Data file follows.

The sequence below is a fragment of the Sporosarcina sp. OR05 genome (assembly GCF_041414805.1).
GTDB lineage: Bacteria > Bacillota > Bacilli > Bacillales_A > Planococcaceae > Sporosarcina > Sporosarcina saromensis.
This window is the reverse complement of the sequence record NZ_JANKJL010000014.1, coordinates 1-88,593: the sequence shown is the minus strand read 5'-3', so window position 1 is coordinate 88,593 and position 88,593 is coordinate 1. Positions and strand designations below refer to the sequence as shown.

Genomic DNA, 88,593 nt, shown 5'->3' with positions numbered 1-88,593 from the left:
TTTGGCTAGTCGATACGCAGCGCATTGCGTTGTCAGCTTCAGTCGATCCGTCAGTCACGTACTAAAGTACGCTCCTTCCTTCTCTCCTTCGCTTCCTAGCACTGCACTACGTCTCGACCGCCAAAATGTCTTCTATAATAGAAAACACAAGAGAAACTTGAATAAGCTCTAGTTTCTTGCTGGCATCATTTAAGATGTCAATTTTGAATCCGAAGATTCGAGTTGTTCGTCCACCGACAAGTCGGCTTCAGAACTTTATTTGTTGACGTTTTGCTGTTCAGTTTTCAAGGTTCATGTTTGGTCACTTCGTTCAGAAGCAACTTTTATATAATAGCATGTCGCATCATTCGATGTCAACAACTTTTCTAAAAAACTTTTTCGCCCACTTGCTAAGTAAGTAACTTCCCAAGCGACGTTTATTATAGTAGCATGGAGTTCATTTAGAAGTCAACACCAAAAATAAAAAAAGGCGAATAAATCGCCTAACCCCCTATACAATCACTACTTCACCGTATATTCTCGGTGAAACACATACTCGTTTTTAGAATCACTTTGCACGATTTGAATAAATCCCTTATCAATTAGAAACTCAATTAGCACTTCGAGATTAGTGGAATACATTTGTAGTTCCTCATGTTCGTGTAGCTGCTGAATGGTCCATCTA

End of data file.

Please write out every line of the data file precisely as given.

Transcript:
The sequence below is a fragment of the Sporosarcina sp. OR05 genome (assembly GCF_041414805.1).
GTDB lineage: Bacteria > Bacillota > Bacilli > Bacillales_A > Planococcaceae > Sporosarcina > Sporosarcina saromensis.
This window is the reverse complement of the sequence record NZ_JANKJL010000014.1, coordinates 1-88,593: the sequence shown is the minus strand read 5'-3', so window position 1 is coordinate 88,593 and position 88,593 is coordinate 1. Positions and strand designations below refer to the sequence as shown.

Genomic DNA, 88,593 nt, shown 5'->3' with positions numbered 1-88,593 from the left:
TTTGGCTAGTCGATACGCAGCGCATTGCGTTGTCAGCTTCAGTCGATCCGTCAGTCACGTACTAAAGTACGCTCCTTCCTTCTCTCCTTCGCTTCCTAGCACTGCACTACGTCTCGACCGCCAAAATGTCTTCTATAATAGAAAACACAAGAGAAACTTGAATAAGCTCTAGTTTCTTGCTGGCATCATTTAAGATGTCAATTTTGAATCCGAAGATTCGAGTTGTTCGTCCACCGACAAGTCGGCTTCAGAACTTTATTTGTTGACGTTTTGCTGTTCAGTTTTCAAGGTTCATGTTTGGTCACTTCGTTCAGAAGCAACTTTTATATAATAGCATGTCGCATCATTCGATGTCAACAACTTTTCTAAAAAACTTTTTCGCCCACTTGCTAAGTAAGTAACTTCCCAAGCGACGTTTATTATAGTAGCATGGAGTTCATTTAGAAGTCAACACCAAAAATAAAAAAAGGCGAATAAATCGCCTAACCCCCTATACAATCACTACTTCACCGTATATTCTCGGTGAAACACATACTCGTTTTTAGAATCACTTTGCACGATTTGAATAAATCCCTTATCAATTAGAAACTCAATTAGCACTTCGAGATTAGTGGAATACATTTGTAGTTCCTCATGTTCGTGTAGCTGCTGAATGGTCCATCTA